Banting presents his idea to Dr. J.J.R. Macleod, Professor of Physiology at the University of Toronto, and leading expert on diabetes. Skeptical but won over by Banting’s proposal, Macleod agrees to supply a small lab for the upcoming summer session. Macleod also assigns Charles Best, a recent graduate in Physiology and Biochemistry, to assist Banting in the lab.

May 17, 1921

Frederick Banting and Charles Best begin experiments which lead to the discovery of insulin at the University of Toronto.

July 27, 1921

Banting and Best isolate an extract from the pancreas of dogs naming it “isletin”, and begin testing it on dogs with no pancreas.

July 30, 1921

A diabetic dog receives regular injections of the extract, this causes the dog’s blood sugar to fall dramatically.

Nov. 18, 1921

A successful longevity experiment of isletin begins on Dog 33 “Marjorie”. She lives for 33 days on the extract.

Fall 1921

Isletin takes six weeks to extract. Banting suggests using fetal calf pancreas and it works well.

Dec. 1921

Macleod recruits Dr J.B. Collip from the University of Alberta to apply his biochemical expertise to purifying the extract.

Dec. 20, 1921

The team administers the pancreatic extract to the first human subject – Dr. Joseph Gilchrist. This oral form of Banting and Best’s original extract produces no beneficial results.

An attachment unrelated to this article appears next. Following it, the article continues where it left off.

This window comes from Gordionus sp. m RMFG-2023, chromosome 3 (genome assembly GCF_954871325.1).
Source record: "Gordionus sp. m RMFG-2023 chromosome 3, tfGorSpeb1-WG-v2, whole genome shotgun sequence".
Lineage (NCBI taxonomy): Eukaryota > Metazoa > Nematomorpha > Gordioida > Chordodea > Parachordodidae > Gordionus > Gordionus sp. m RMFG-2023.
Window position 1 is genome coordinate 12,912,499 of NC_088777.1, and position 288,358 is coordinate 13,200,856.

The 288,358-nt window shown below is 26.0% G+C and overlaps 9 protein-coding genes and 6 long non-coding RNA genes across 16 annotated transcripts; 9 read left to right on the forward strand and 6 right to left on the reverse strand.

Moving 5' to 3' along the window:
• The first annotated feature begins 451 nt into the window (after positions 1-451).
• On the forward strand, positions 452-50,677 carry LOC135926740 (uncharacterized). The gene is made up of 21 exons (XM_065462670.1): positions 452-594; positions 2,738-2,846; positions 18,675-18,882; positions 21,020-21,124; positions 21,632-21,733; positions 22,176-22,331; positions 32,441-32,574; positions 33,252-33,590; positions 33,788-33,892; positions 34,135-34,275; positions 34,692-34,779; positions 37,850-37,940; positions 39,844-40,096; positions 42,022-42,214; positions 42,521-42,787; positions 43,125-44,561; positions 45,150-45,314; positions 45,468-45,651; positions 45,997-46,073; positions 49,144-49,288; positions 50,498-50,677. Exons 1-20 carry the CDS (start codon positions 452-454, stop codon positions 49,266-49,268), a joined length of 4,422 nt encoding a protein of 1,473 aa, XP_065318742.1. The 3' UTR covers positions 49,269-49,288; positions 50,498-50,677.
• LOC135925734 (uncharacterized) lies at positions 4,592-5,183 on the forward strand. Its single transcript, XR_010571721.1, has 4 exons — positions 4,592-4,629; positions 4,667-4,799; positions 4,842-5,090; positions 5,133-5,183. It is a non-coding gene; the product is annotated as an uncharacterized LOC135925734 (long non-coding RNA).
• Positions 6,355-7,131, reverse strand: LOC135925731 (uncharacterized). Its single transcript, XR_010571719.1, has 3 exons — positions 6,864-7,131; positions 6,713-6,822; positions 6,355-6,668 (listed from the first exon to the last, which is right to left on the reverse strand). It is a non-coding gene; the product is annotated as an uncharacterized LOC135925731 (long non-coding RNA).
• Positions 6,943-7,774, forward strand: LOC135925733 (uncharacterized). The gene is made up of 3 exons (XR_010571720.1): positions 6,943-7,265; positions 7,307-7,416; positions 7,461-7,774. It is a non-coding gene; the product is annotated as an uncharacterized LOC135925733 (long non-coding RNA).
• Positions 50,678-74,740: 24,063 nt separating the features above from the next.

Jan. 11, 1922

Leonard Thompson, a 14-year-old diabetic lies dying at the Toronto General Hospital, is given the first injection of insulin. However, the extract is so impure, Thompson suffers a severe allergic reaction, and further injections are canceled.

Jan. 23, 1922

Collip works day and night for 12 days to improve the extract, and Leonard is given a second dose that is completely successful, with no obvious side-effects and completely eliminates the glycosuria sign of diabetes.

Jan. 25, 1922

Dr John G. FitzGerald, Director of Connaught Antoxin Laboratories, offers Banting, Best and Collip the use of Connaught’s lab facilities. Work begins to develop methods to produce a purified extract for clinical trials.


Discovery of Insulin – From ‘idea’ to mass production 1922 – 1980s

Moving an ‘idea’ to a practical use is often a tortuous journey. Such is
the case for insulin (from the Latin “insula’ meaning islet/island).

January 25, 1922
March 1922

January 25, 1922

Dr John G. FitzGerald, Director of Connaught Antoxin Laboratories, offers Banting, Best and Collip the use of Connaught’s lab facilities. Work begins to develop methods to produce a purified extract for clinical trials.

March 1922

The production of the extract fails; no potent extract is made for two months. Collip, Best and others frantically work to regain the formula. Best finally succeeds in May.